Ananda's enlightenment

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Ananda's enlightenment

Postby Stiphan » Sun Dec 11, 2011 11:32 am

It's interesting to note that Ananda, the Buddha's personal attendant for many years, one of his chief disciples and a very wise monk, attained Nibbana only after the Buddha's passing away, yet so many 'less senior' disciples attained Nibbana after just hearing a little Dhamma (e.g. the 1000 monks in the Fire Sermon).

So why did it take him so long to attain Arahantship compared with thousands other monks who attained Arahantship much faster than him, when he was master of the discources?

I remember once researching that question and the reason, the writer wrote, was that Ananda didn't have much time to develop his own practice, since he was very busy attending to the Buddha and committing to memory a vast amount of Dhamma.

Anyway, just a question out of curiosity. The most important thing is, of course, that he did attain Nibbana and was thus able to attend the First council.

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Re: Ananda's enlightenment

Postby Ben » Sun Dec 11, 2011 11:38 am

Hi Stefan
We're all at different points on the path and progress at different rates. It is the result of our past kamma and our paramis.
And I am sure it was the same for Venerable Ananda and the other chief disciples of the Buddha as well.
kind regards,

“No lists of things to be done. The day providential to itself. The hour. There is no later. This is later. All things of grace and beauty such that one holds them to one's heart have a common provenance in pain. Their birth in grief and ashes.”
- Cormac McCarthy, The Road

Learn this from the waters:
in mountain clefts and chasms,
loud gush the streamlets,
but great rivers flow silently.
- Sutta Nipata 3.725

(Buddhist aid in Myanmar) • •

e: [email protected]..

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Re: Ananda's enlightenment

Postby bodom » Sun Dec 11, 2011 12:55 pm

It just goes to show that a head full of knowledge is not the same as wisdom.

To study is to know the texts,
To practice is to know your defilements,
To attain the goal is to know and let go.

- Ajahn Lee Dhammadharo

With mindfulness immersed in the body
well established, restrained
with regard to the six media of contact,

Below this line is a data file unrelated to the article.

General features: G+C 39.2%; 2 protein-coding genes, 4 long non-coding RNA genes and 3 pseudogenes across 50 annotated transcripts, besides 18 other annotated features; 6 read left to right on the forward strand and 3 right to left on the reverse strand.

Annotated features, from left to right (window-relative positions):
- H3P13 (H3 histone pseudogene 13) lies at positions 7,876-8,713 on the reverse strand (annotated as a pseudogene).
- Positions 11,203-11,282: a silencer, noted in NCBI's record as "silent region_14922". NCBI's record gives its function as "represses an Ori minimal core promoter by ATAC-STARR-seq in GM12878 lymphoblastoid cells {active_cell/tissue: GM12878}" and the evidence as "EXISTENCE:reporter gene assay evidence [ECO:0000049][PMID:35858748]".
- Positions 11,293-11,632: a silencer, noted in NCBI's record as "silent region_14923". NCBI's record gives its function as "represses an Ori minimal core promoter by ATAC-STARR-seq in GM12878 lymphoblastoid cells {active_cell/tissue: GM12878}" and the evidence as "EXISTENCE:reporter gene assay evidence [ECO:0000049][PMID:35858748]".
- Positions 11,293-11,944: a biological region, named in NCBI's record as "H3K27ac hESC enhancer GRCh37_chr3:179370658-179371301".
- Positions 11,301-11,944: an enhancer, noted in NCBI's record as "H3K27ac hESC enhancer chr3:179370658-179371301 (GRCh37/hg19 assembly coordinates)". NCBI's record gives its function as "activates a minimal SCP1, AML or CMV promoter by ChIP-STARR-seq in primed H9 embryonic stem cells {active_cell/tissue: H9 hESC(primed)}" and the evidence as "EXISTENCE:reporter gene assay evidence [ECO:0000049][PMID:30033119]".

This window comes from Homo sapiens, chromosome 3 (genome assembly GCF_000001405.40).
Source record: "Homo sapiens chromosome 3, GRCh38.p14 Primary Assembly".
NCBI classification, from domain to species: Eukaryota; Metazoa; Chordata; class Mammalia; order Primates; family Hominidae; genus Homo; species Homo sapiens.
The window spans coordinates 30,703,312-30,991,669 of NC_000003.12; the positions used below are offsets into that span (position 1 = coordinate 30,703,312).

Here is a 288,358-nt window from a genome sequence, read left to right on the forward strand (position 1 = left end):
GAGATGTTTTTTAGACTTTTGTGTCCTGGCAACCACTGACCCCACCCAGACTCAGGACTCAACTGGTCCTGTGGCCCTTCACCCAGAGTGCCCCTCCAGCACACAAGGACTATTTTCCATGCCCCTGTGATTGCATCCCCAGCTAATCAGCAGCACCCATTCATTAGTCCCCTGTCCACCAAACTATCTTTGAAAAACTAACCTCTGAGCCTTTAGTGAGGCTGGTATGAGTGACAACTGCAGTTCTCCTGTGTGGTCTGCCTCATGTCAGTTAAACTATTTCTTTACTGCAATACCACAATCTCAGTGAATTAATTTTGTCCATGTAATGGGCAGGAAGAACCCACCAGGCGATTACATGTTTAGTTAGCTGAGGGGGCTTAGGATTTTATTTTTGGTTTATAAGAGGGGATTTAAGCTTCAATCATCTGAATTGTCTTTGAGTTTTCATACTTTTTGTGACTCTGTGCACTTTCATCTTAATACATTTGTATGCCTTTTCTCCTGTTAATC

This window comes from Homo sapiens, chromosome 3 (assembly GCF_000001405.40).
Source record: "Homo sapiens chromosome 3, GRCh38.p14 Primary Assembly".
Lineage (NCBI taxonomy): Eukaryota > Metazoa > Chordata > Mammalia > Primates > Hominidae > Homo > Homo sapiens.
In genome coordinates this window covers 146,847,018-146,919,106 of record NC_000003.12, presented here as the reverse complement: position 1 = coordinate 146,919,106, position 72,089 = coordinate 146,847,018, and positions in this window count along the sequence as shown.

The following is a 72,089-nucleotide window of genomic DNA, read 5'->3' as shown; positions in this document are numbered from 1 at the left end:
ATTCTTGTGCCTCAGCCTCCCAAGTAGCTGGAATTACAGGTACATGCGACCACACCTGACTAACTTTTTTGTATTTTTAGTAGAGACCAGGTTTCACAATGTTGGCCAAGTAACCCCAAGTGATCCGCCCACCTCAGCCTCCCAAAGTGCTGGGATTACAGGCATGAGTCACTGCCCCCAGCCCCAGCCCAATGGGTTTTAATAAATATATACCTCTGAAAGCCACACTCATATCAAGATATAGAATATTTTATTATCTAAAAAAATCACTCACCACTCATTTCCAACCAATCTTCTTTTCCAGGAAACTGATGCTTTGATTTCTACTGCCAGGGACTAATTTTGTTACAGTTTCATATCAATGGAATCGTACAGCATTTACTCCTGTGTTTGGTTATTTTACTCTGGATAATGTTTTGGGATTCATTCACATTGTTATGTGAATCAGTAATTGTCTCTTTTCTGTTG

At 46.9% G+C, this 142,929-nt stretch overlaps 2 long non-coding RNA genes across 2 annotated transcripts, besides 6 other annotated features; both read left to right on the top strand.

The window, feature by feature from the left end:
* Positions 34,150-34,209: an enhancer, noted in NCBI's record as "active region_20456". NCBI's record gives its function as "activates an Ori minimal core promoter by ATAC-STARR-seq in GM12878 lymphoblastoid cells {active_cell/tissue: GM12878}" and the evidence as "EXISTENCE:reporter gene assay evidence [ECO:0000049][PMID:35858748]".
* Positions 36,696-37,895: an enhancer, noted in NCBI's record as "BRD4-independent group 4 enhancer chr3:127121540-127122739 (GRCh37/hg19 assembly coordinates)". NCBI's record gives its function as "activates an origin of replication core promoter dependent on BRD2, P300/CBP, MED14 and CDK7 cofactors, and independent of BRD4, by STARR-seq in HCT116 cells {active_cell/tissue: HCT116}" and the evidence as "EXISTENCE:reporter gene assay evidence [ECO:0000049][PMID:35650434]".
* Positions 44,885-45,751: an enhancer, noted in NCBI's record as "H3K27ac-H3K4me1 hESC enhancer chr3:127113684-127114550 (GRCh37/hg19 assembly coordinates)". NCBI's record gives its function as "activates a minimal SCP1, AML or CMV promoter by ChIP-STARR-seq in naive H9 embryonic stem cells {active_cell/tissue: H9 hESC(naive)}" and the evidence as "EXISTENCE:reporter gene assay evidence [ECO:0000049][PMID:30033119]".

always centered, the monk
can know Unbinding for himself.

- Ud 3.5

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Re: Ananda's enlightenment

Postby cooran » Sun Dec 11, 2011 6:51 pm

Hello all,

Without the marvellous ‘head full of knowledge’’ of the Buddha’s chief attendant, Ananda, there would be no Buddhism today. It is Ananda who is responsible for all of us having access to the Buddha’s teachings. His agreement to become the Buddha’s attendant included never missing a teaching, and, that, if he did, the Buddha would repeat that teaching to him in private.

Ananda was so exhaustingly busy attending to the everyday needs of the Buddha and others to concentrate on his own advancement in the Dhamma. He always put himself last.
When he did finally concentrate on his own spiritual advancement, he achieved arahantship within a day.

Ananda – Guardian of the Dhamma ... el273.html

with metta
---The trouble is that you think you have time---
---Worry is the Interest, paid in advance, on a debt you may never owe---
---It's not what happens to you in life that is important ~ it's what you do with it ---

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Re: Ananda's enlightenment

Postby manas » Sun Dec 11, 2011 7:16 pm

Then the Blessed One, picking up a tiny bit of dust with the tip of his fingernail, said to the monk, "There isn't even this much form...feeling...
perception...fabrications...consciousness that is constant, lasting, eternal, not subject to change, that will stay just as it is as long as eternity."

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Re: Ananda's enlightenment

Postby Zom » Sun Dec 11, 2011 9:45 pm

Everything depends of kamma. Guess, Ven. Ananda's kamma brought result quite late. It had to be that way. I think there was no possibility for him to quickly achieve the result whenever he wants.

"In the same way, there are these three urgent duties of a monk. Which three? The undertaking of heightened virtue, the undertaking of heightened mind, the undertaking of heightened discernment. These are the three urgent duties of a monk. Now, that monk does not have the power or might [to say:] 'May my mind be released from fermentations through lack of clinging/sustenance today or tomorrow or the next day.' But when the time has come, his mind is released from fermentations through lack of clinging/sustenance.

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Re: Ananda's enlightenment

Postby whynotme » Wed Dec 14, 2011 8:44 am

Please stop following me

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Re: Ananda's enlightenment

Postby Bankei » Fri Dec 16, 2011 7:25 am

See a good article on this topic

Banks Findly, Ellison
Ananda's Hinderance: Faith (Saddha) in Early Buddhism.
Journal of Indian Philosophy, Vol 15/4

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